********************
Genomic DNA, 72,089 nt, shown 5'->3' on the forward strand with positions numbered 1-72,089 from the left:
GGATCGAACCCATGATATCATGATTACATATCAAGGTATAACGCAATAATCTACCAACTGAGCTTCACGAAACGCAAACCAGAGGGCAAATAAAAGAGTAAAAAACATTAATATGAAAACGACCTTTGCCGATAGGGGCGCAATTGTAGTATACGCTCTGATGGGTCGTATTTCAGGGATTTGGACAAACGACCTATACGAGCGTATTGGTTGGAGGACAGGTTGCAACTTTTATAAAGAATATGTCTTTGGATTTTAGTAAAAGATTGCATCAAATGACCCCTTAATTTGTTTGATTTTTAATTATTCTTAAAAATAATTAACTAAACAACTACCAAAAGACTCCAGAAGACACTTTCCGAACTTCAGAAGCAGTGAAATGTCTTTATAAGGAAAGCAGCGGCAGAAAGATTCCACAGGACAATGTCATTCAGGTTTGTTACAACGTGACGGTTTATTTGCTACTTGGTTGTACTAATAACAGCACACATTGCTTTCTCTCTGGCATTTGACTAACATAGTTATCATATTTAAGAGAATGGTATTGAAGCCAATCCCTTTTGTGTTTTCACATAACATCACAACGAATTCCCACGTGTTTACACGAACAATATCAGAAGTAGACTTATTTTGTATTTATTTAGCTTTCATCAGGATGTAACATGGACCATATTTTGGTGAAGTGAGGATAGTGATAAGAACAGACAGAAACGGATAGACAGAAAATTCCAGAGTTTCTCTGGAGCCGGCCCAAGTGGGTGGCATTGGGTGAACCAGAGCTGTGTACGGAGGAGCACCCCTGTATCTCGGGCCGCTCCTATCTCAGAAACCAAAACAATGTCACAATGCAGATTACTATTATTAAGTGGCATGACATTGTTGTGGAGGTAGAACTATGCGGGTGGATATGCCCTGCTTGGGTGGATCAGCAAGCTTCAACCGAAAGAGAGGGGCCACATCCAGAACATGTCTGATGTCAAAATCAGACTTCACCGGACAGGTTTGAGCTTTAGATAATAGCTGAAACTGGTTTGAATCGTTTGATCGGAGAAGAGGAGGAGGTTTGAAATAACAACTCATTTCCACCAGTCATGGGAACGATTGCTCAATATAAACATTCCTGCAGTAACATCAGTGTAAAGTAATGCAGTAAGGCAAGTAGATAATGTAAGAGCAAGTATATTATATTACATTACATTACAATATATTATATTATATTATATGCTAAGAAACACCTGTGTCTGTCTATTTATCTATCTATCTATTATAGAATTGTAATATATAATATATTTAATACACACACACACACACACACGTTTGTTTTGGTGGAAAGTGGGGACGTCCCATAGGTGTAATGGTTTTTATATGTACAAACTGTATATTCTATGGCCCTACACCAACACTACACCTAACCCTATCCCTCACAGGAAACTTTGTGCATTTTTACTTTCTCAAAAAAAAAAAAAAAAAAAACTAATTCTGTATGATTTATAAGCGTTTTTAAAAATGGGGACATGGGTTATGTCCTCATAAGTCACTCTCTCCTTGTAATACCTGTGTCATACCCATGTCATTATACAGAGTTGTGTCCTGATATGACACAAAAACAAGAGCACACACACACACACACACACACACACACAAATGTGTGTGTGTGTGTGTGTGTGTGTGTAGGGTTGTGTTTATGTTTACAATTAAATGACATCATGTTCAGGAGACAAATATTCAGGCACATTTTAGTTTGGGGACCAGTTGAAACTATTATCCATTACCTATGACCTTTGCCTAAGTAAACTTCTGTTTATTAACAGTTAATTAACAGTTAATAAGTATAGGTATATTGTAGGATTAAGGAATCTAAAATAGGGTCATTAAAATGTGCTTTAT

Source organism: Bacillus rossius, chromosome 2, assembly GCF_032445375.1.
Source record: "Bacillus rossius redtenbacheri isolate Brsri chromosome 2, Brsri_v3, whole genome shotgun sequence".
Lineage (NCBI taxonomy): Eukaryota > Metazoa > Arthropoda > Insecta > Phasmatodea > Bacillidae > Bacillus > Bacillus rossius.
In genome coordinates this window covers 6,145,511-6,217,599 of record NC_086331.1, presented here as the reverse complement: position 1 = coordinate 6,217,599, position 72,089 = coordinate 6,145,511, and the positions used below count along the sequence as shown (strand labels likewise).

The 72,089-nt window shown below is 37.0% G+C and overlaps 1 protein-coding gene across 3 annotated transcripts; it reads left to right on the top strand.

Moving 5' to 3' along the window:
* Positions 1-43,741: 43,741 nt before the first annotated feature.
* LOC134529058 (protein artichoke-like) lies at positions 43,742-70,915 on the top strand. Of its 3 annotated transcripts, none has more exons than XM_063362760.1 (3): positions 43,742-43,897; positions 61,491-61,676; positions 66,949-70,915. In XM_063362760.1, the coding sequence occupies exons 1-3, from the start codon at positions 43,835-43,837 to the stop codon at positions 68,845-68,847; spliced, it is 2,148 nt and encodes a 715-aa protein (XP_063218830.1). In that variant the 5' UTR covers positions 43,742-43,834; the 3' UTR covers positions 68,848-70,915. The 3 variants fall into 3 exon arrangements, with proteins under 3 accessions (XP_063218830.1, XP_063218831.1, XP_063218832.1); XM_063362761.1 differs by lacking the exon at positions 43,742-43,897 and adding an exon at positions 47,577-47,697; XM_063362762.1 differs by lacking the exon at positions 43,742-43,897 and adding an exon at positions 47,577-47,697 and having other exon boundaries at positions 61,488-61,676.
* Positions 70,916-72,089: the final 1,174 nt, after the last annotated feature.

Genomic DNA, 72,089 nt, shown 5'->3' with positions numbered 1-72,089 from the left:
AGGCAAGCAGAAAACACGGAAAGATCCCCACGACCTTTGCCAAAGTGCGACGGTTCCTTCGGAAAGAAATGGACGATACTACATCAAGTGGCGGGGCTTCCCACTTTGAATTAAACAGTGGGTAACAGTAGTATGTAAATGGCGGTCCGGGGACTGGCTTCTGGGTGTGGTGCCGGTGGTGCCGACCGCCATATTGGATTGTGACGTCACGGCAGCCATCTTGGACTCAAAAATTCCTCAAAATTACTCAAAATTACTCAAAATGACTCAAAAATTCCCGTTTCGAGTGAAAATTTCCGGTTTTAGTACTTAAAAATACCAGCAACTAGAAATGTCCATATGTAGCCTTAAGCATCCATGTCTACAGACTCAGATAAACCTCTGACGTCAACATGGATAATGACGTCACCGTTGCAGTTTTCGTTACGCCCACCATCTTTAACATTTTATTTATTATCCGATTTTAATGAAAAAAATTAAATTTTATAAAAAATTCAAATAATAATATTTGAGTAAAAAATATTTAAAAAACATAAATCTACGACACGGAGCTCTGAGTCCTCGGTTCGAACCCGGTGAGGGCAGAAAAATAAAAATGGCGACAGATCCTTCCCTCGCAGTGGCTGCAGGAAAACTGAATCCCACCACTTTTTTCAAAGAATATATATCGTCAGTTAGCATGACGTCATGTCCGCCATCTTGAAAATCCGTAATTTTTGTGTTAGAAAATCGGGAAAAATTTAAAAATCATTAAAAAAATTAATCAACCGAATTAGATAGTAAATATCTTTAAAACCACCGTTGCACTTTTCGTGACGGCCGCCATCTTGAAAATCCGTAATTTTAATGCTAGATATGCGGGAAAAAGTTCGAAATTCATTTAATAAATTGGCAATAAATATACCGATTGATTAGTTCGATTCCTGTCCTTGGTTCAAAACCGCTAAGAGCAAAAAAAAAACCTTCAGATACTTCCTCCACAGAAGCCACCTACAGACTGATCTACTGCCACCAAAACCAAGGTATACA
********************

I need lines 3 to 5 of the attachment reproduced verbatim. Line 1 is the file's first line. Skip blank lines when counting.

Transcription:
Source organism: Bacillus rossius, chromosome 2, assembly GCF_032445375.1.
Source record: "Bacillus rossius redtenbacheri isolate Brsri chromosome 2, Brsri_v3, whole genome shotgun sequence".
Lineage (NCBI taxonomy): Eukaryota > Metazoa > Arthropoda > Insecta > Phasmatodea > Bacillidae > Bacillus > Bacillus rossius.